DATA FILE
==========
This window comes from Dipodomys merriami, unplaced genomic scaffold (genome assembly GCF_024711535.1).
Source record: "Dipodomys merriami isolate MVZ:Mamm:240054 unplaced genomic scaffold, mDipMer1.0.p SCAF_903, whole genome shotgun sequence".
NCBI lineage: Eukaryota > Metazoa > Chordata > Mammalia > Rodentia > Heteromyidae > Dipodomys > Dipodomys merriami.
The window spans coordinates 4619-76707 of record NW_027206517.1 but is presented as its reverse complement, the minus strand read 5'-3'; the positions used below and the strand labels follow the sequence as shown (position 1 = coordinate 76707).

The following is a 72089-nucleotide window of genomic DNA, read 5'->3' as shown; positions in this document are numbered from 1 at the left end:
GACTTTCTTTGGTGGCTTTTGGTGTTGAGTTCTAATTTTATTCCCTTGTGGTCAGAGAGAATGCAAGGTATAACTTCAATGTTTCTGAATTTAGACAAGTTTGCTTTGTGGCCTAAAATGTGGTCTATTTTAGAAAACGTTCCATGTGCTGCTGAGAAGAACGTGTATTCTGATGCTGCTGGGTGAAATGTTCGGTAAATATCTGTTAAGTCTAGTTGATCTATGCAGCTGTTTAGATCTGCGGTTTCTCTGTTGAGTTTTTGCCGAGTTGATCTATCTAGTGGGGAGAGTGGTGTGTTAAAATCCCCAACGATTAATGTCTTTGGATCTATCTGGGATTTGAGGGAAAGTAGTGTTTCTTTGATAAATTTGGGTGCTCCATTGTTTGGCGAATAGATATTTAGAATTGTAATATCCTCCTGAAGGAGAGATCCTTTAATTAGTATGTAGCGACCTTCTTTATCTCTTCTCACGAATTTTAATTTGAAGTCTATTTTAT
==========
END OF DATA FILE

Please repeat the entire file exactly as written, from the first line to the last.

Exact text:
This window comes from Dipodomys merriami, unplaced genomic scaffold (genome assembly GCF_024711535.1).
Source record: "Dipodomys merriami isolate MVZ:Mamm:240054 unplaced genomic scaffold, mDipMer1.0.p SCAF_903, whole genome shotgun sequence".
NCBI lineage: Eukaryota > Metazoa > Chordata > Mammalia > Rodentia > Heteromyidae > Dipodomys > Dipodomys merriami.
The window spans coordinates 4619-76707 of record NW_027206517.1 but is presented as its reverse complement, the minus strand read 5'-3'; the positions used below and the strand labels follow the sequence as shown (position 1 = coordinate 76707).

The following is a 72089-nucleotide window of genomic DNA, read 5'->3' as shown; positions in this document are numbered from 1 at the left end:
GACTTTCTTTGGTGGCTTTTGGTGTTGAGTTCTAATTTTATTCCCTTGTGGTCAGAGAGAATGCAAGGTATAACTTCAATGTTTCTGAATTTAGACAAGTTTGCTTTGTGGCCTAAAATGTGGTCTATTTTAGAAAACGTTCCATGTGCTGCTGAGAAGAACGTGTATTCTGATGCTGCTGGGTGAAATGTTCGGTAAATATCTGTTAAGTCTAGTTGATCTATGCAGCTGTTTAGATCTGCGGTTTCTCTGTTGAGTTTTTGCCGAGTTGATCTATCTAGTGGGGAGAGTGGTGTGTTAAAATCCCCAACGATTAATGTCTTTGGATCTATCTGGGATTTGAGGGAAAGTAGTGTTTCTTTGATAAATTTGGGTGCTCCATTGTTTGGCGAATAGATATTTAGAATTGTAATATCCTCCTGAAGGAGAGATCCTTTAATTAGTATGTAGCGACCTTCTTTATCTCTTCTCACGAATTTTAATTTGAAGTCTATTTTAT